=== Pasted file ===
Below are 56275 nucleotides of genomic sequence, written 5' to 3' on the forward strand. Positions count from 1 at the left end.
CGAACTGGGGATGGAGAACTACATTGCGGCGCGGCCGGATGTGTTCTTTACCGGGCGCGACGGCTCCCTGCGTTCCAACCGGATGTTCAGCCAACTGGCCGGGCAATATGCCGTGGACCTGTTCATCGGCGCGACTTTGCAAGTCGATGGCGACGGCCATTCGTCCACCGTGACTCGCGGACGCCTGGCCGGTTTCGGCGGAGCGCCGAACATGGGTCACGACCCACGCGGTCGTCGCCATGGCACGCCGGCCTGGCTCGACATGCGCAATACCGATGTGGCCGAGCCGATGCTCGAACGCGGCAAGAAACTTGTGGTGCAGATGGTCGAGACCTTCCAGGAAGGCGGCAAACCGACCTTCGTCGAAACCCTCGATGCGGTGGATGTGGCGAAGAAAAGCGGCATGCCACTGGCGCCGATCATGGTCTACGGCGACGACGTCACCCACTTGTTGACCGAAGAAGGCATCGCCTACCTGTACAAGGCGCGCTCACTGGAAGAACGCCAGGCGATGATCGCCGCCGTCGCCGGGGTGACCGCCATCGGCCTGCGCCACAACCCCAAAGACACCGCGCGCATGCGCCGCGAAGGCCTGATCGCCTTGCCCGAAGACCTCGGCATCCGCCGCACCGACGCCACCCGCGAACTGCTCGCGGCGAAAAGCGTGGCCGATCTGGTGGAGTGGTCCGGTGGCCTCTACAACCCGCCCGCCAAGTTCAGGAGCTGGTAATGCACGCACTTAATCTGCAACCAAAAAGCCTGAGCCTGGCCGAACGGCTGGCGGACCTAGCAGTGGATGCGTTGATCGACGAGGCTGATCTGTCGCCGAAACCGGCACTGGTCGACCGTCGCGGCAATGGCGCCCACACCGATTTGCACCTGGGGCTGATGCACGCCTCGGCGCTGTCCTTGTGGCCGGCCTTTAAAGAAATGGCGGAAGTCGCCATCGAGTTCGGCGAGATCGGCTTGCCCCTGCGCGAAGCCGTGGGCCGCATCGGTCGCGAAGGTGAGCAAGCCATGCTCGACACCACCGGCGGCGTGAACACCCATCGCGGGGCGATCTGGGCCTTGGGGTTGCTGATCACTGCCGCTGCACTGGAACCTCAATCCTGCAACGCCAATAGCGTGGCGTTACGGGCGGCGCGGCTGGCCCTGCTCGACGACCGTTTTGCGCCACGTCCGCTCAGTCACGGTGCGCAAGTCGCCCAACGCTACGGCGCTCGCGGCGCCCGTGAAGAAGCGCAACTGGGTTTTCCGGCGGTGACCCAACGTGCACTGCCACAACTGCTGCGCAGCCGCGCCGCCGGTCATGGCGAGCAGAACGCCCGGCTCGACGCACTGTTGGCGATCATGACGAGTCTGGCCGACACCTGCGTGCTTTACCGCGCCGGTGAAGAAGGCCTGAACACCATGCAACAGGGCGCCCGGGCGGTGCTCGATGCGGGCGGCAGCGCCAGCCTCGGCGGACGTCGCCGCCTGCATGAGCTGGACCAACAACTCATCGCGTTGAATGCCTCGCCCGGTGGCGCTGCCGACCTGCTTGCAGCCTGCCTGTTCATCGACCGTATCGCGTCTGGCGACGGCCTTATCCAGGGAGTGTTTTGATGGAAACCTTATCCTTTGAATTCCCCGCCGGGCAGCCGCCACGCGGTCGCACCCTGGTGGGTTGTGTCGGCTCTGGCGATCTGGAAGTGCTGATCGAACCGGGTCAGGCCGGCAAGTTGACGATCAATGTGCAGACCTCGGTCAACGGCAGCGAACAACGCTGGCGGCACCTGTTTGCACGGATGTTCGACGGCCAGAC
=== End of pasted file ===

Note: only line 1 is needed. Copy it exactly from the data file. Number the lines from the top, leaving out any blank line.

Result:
Below are 56275 nucleotides of genomic sequence, written 5' to 3' on the forward strand. Positions count from 1 at the left end.